Scottish Author Nancy Campbell Appointed Visiting Professor at Freie Universitšt Berlin

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Nancy Campbell by Annie Schlechter Image Credit: Annie Schlechter
Nancy Campbell by Annie Schlechter Image Credit: Annie Schlechter

Writer to hold Samuel Fischer Visiting Professorship at the Peter Szondi Institute

Scottish writer Nancy Campbell will hold the Samuel Fischer Visiting Professorship at the Peter Szondi Institute of Comparative Literature, Freie Universitšt Berlin, this summer semester. She will be teaching a seminar titled "On Water and Other Voices," which will focus on the importance of water in our somatic experience of environments. Her inaugural lecture, "Hot Metal Frozen Paper," will take place on May 4, 2023.

Campbell uses a number of creative and innovative methods to explore the consequences of climate change in her literary work. She is particularly interested in marginalized and endangered languages, as they trace the relationship between the speaker and the ecology of the landscape they inhabit. Her first book, How to Say "I Love You" in Greenlandic (2011), blends an introduction to Greenland’s evocative and mutable topography with the typography that charts the language, while the poetry collection Disko Bay (2015) explores the impact of climate change on the Arctic region. The Library of Ice (2018) is dedicated to putting Campbell’s fascination with the stark, rugged beauty of ice into words, and considering the environment as an archive. The collection Fifty Words for Snow (2020) covers the alphabet from "avalanche" (French) to "zud" (Mongolian), serving as a compendium of winter words from across the world.

Campbell’s seminar, "On Water and Other Voices," will shine a light on the significance of water in how we experience environments on a somatic level. Campbell will take the radical and ceaseless water cycle as a starting point from which to embark on an examination of ecopoetics and book arts, asking how the writer navigates the flow of deep time and the elements in an era of global climate crisis. These sessions will treat the field of literature broadly, including non-Western, non-canonical poetries, from ancient and autochthonous cultures, and more-than-human voices (for example, tides, ice cores, mycelia) with a strong focus on the polar regions. Campbell will examine how tensions between oral literatures and the history of the book might prompt pragmatic and provocative new approaches to deciphering other voices. Students will be encouraged to probe the limits of textual expression by investigating linguistic anomalies, neologisms, and disappearances - including endangered languages, asemic texts, and aphasia - and the history of cultural records.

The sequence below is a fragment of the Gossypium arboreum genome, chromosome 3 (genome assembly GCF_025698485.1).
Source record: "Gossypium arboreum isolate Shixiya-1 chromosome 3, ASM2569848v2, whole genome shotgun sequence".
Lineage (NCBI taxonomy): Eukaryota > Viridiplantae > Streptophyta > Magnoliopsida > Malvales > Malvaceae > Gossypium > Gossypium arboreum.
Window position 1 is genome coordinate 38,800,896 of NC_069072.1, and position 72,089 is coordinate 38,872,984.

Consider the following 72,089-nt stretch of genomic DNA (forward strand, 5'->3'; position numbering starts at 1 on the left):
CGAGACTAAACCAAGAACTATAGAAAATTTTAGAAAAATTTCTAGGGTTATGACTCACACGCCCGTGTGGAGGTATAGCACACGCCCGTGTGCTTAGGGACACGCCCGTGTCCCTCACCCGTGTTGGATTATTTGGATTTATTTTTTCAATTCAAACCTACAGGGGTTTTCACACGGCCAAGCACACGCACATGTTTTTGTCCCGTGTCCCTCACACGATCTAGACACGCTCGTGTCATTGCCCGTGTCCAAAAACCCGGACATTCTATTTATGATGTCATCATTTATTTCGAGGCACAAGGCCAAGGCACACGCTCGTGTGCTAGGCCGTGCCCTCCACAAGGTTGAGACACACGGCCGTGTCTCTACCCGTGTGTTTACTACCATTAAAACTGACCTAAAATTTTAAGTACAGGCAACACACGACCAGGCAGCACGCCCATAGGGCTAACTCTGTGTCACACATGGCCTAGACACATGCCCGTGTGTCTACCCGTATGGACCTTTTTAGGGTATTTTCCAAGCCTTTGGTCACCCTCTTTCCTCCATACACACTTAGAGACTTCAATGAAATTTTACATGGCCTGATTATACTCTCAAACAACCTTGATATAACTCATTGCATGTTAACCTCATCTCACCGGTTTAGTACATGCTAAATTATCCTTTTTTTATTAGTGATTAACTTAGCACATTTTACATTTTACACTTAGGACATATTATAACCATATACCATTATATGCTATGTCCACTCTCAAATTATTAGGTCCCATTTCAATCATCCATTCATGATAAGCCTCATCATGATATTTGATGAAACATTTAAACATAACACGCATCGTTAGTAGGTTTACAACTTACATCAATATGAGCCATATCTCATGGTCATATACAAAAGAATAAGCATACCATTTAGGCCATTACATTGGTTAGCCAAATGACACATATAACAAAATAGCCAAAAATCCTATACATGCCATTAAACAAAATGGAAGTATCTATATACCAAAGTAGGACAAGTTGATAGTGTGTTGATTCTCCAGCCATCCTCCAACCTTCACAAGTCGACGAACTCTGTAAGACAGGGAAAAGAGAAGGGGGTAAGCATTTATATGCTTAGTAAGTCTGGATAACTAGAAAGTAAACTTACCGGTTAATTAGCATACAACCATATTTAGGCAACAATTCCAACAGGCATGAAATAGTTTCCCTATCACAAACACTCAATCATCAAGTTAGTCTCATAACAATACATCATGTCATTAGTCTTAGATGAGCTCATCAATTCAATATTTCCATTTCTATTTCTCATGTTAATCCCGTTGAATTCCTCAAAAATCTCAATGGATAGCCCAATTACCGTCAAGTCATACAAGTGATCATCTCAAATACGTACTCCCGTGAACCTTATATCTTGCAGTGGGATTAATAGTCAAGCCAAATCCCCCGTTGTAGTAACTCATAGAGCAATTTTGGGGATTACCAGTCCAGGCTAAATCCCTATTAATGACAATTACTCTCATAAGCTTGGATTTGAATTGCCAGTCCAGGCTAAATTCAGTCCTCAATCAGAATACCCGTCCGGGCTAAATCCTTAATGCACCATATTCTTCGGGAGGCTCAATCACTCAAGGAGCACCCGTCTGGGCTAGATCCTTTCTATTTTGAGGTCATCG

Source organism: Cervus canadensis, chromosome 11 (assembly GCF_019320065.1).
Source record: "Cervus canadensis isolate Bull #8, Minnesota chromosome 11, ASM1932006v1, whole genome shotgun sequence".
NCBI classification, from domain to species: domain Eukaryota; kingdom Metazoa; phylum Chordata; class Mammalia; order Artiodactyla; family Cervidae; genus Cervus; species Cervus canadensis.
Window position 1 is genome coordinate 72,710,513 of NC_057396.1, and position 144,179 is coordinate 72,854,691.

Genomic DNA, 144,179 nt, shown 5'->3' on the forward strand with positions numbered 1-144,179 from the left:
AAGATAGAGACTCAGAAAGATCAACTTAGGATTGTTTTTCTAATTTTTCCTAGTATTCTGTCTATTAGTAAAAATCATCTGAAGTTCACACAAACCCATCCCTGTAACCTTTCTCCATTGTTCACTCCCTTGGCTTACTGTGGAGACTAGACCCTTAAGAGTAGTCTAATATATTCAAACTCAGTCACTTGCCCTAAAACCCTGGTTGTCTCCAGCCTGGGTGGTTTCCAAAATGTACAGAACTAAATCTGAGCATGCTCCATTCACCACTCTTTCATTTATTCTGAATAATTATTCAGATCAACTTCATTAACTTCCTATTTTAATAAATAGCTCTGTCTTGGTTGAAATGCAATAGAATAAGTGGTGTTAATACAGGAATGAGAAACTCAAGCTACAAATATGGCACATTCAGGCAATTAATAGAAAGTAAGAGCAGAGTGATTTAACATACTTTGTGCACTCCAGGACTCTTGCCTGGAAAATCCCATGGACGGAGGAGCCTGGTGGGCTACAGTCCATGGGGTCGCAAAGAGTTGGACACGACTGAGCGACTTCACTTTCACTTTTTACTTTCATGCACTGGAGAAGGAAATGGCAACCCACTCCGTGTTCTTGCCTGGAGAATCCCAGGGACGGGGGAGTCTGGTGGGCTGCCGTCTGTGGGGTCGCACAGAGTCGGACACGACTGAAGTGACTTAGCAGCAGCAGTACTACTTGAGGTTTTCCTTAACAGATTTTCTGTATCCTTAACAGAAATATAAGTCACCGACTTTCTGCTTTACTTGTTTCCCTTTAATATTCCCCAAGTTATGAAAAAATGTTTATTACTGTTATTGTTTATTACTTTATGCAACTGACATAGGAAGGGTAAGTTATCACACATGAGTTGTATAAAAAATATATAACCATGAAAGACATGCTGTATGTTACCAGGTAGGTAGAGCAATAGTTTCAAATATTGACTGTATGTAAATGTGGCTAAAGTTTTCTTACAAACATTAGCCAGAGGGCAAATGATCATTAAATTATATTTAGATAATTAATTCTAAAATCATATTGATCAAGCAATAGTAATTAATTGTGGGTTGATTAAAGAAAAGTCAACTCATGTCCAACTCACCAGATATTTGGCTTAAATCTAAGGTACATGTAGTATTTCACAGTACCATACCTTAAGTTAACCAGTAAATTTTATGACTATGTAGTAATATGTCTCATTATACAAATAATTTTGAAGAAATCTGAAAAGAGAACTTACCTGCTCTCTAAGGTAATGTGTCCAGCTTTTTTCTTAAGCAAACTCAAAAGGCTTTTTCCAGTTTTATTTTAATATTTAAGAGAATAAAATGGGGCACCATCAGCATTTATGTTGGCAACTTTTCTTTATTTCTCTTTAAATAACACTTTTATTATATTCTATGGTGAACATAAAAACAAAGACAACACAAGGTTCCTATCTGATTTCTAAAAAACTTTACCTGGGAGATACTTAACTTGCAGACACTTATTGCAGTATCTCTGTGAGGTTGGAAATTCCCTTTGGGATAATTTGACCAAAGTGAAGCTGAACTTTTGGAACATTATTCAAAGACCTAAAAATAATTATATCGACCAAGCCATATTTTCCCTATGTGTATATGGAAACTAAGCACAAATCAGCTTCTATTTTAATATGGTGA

Nancy Campbell was born in 1978 and grew up in the "debatable lands" of Northumberland and the Scottish Borders. She currently lives in a 1984 Buccaneer caravan in woodland outside Oxford, UK, a location that forms the setting of her recent memoir, Thunderstone. Having completed her university studies in English at Oxford between 1996 and 1999, she trained in the craft of letterpress printing, working at studios for art books in North America and UK and collaborating with artists such as Sarah Bodman and Roni Gross. Collaboration continues to be a central part of her practice, most recently with Julie Johnstone (Grass of Parnassus, 2023). She conducted several independent trips to research stations in the Arctic between 2010 and 2017.

In 2020 she received the prestigious Ness Award from the Royal Geographic Society for her diverse body of work on the physical environment, which includes non-fiction works The Library of Ice (2018) and Fifty Words for Snow (2020), the poetry collection Disko Bay (2015), and artist’s books How to Say "I Love you" in Greenlandic (2011) and Vantar

Missing
(2014). Disko Bay was also nominated for the 2016 Forward Prize for Best First Collection and the 2017 Michael Murphy Memorial Prize. Last year she published her memoir Thunderstone, which details her experience of living off-grid in the wake of Covid-19 lockdowns, and a new poetry collection, Uneasy Pieces.